Startup Financing Moberly MO

Looking for information on Startup Financing in Moberly? We have compiled a list of businesses and services around Moberly that should help you with your search. We hope this page helps you find information on Startup Financing in Moberly.

Mr. Matthew E. Bragg, CFP®
(660) 263-2280
207 E Rollins St
Moberly, MO
Firm
Bank of Cairo & Moberly
Areas of Specialization
Banking, Debt Management, General Financial Planning, Insurance Planning, Investment Planning, Retirement Planning

Data Provided by:
US Bank - Salisbury Office
(660) 388-6116
218 S Broadway
Salisbury, MO
Drive Up Hours
Mon 08:00 am to 05:00 pm
Tue 08:00 am to 05:00 pm
Wed 08:00 am to 05:00 pm
Thur 08:00 am to 05:00 pm
Fri 08:00 am to 05:00 pm
Sat 08:00 am to 12:00 pm

Kristine McKinley
Beacon Financial Advisors, LLC
(816) 739-4853
200 NE Missouri Rd, Ste 200
Lees Summit, MO
Expertises
Newlyweds & Novice Investors, Cash Flow/Budgets/Credit Issues, Middle Income Client Needs, Retirement Planning & Distribution Rules, Tax Planning
Certifications
NAPFA Registered Financial Advisor, CFP®, CPA

Steven Erickson
Erickson Financial Solutions, LLC
(573) 874-3888
3610 Buttonwood Blvd, Suite 200
Columbia, MO
Expertises
Retirement Planning & Distribution Rules, Ongoing Investment Management, Middle Income Client Needs, Hourly Financial Planning Services, High Net Worth Client Needs, Planning Issues for Business Owners
Certifications
NAPFA Registered Financial Advisor, CFP®, CRPC, JD, MBA, AWMA

Terrance Davis
Terrance P. Davis, CPA/PFS
(314) 963-0569
8460 Watson Road, Suite 225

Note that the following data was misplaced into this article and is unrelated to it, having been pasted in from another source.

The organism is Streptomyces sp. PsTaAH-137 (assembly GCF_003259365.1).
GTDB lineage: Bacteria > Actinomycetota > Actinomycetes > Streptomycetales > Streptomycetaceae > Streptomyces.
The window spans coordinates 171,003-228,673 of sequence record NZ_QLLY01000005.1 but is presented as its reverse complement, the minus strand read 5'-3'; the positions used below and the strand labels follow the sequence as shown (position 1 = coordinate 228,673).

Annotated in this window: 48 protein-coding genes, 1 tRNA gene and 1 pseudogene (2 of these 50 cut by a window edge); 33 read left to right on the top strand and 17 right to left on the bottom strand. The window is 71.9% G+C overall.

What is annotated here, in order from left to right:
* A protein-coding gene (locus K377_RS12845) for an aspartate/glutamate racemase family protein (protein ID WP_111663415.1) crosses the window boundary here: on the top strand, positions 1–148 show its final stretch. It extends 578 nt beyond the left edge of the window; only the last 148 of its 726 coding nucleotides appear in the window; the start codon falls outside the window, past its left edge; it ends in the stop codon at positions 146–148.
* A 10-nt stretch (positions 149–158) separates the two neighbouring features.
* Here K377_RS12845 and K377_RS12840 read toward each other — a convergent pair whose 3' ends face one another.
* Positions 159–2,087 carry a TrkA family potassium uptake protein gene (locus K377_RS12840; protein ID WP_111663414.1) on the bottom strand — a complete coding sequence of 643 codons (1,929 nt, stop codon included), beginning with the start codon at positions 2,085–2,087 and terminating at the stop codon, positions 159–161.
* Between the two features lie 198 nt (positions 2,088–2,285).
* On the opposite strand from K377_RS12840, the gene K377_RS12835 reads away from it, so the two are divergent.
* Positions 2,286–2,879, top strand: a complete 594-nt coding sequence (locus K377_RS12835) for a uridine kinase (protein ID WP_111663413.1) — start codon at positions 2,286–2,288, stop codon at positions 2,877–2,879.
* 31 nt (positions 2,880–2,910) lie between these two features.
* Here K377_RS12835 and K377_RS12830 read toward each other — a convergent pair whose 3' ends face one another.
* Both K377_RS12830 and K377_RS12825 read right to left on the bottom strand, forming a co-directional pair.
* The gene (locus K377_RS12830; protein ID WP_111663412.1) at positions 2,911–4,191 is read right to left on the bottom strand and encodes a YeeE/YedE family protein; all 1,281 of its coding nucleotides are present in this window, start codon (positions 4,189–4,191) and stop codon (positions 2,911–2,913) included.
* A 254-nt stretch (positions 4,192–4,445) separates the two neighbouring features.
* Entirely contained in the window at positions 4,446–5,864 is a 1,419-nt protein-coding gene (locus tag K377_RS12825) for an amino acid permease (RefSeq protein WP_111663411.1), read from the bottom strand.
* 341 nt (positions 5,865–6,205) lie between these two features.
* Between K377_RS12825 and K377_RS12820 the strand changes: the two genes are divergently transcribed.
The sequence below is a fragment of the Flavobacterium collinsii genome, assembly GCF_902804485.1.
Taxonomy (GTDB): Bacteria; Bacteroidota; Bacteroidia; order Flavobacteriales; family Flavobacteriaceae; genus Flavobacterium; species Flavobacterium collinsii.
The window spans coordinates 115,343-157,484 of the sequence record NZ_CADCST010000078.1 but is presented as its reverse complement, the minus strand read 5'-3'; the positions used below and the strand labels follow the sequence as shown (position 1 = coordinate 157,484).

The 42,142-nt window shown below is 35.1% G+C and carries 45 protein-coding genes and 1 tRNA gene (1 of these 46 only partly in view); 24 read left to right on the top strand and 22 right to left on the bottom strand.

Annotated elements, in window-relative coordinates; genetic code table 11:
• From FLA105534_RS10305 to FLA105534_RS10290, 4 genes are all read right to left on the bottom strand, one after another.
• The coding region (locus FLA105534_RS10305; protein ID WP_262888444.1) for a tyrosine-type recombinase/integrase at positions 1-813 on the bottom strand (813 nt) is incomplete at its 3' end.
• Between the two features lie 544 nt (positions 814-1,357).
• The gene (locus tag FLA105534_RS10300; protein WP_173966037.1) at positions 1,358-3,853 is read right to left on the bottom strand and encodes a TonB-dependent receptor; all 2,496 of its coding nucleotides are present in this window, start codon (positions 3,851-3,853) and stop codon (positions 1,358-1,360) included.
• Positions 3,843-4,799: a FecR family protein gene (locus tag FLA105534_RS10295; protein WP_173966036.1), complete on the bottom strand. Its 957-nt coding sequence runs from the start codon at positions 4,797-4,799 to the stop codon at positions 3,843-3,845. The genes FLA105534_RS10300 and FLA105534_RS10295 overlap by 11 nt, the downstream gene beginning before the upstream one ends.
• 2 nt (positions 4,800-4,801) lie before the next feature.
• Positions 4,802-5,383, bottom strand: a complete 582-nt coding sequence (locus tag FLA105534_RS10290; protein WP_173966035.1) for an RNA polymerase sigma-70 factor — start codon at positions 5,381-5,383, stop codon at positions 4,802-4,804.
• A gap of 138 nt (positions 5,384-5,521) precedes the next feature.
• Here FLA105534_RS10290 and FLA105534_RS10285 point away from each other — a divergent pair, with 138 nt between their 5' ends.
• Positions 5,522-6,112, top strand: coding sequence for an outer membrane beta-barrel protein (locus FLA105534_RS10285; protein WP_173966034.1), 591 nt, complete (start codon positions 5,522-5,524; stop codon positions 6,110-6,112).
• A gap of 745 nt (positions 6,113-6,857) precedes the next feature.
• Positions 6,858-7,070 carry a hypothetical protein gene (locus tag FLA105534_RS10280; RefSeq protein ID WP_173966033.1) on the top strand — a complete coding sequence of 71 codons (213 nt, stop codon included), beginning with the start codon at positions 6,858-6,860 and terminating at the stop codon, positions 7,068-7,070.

St. Louis, MO
Expertises
Estate & Generational Planning Issues, Ongoing Investment Management, Tax Planning
Certifications
NAPFA Registered Financial Advisor, BS, CPA/PFS, MS

Bank of America - Moberly
(660) 263-6649
100 South 4th
Moberly, MO
Type
Banking Center
Services
Banking Center Services: Change Order, Commercial Deposits, Night Deposits, Drive Up
Outdoor ATM Services: Open 24 Hours, Talking ATM, Braille, Accepts Deposits, Deposit Image
Languages
English, Spanish, Chinese, Korean, French, Russian, Portuguese
Office Hours
Monday 8:30-3
Tuesday 8:30-3
Wednesday 8:30-3
Thursday 8:30-3
Friday 8:30-4
Saturday Closed
Sunday Closed
Drive Up Hours
Monday 8-5
Tuesday 8-5
Wednesday 8-5
Thursday 8-5
Friday 8-5:30
Saturday Closed
Sunday Closed

Wells Fargo Advisors
(660) 263-4411
421 West Reed Street
Moberly, MO

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Patricia Conway
Conway Financial Group, LLC
(314) 579-9157
390 South Woods Mill Road, Suite 175
Chesterfield, MO
Expertises
Retirement Plan Investment Advice, Ongoing Investment Management, Retirement Planning & Distribution Rules, Tax Planning
Certifications
NAPFA Registered Financial Advisor, CFP®, MBA

Steven Young
Steven Young Financial Planning
(877) 679-3746
HC2 Box 30
Brixey, MO
Expertises
Ongoing Investment Management, Retirement Planning & Distribution Rules, Retirement Plan Investment Advice, College/Education Planning, Investment Advice without Ongoing Management, Socially Responsible Investments
Certifications
NAPFA Registered Financial Advisor, CFP®

Steven Erickson
Erickson Financial Solutions, LLC
(573) 635-0942
1804 A Southwest Blvd.
Jefferson City, MO
Expertises
Retirement Planning & Distribution Rules, Ongoing Investment Management, Middle Income Client Needs, Hourly Financial Planning Services, High Net Worth Client Needs, Planning Issues for Business Owners